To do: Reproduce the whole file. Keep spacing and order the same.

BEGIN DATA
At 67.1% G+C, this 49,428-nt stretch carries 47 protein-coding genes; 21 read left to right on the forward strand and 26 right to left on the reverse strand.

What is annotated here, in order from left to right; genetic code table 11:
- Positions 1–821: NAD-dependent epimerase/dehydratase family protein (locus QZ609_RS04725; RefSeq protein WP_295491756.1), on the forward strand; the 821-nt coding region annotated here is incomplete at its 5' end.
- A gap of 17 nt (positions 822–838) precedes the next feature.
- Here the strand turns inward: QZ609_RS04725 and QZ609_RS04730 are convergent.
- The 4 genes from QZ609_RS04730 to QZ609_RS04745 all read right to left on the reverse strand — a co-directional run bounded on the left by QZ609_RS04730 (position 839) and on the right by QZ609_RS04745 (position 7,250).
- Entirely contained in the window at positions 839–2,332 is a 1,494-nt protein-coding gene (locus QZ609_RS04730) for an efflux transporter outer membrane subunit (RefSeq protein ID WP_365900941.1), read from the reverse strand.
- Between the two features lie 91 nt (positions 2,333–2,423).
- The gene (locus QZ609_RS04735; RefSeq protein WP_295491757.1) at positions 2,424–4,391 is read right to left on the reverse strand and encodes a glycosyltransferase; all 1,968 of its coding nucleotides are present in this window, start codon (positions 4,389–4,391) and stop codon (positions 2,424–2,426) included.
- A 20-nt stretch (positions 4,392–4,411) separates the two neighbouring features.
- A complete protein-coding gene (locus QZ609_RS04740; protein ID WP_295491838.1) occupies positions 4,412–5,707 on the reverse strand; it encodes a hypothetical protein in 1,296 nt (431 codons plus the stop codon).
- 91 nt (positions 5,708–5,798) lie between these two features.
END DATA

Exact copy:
At 67.1% G+C, this 49,428-nt stretch carries 47 protein-coding genes; 21 read left to right on the forward strand and 26 right to left on the reverse strand.

What is annotated here, in order from left to right; genetic code table 11:
- Positions 1–821: NAD-dependent epimerase/dehydratase family protein (locus QZ609_RS04725; RefSeq protein WP_295491756.1), on the forward strand; the 821-nt coding region annotated here is incomplete at its 5' end.
- A gap of 17 nt (positions 822–838) precedes the next feature.
- Here the strand turns inward: QZ609_RS04725 and QZ609_RS04730 are convergent.
- The 4 genes from QZ609_RS04730 to QZ609_RS04745 all read right to left on the reverse strand — a co-directional run bounded on the left by QZ609_RS04730 (position 839) and on the right by QZ609_RS04745 (position 7,250).
- Entirely contained in the window at positions 839–2,332 is a 1,494-nt protein-coding gene (locus QZ609_RS04730) for an efflux transporter outer membrane subunit (RefSeq protein ID WP_365900941.1), read from the reverse strand.
- Between the two features lie 91 nt (positions 2,333–2,423).
- The gene (locus QZ609_RS04735; RefSeq protein WP_295491757.1) at positions 2,424–4,391 is read right to left on the reverse strand and encodes a glycosyltransferase; all 1,968 of its coding nucleotides are present in this window, start codon (positions 4,389–4,391) and stop codon (positions 2,424–2,426) included.
- A 20-nt stretch (positions 4,392–4,411) separates the two neighbouring features.
- A complete protein-coding gene (locus QZ609_RS04740; protein ID WP_295491838.1) occupies positions 4,412–5,707 on the reverse strand; it encodes a hypothetical protein in 1,296 nt (431 codons plus the stop codon).
- 91 nt (positions 5,708–5,798) lie between these two features.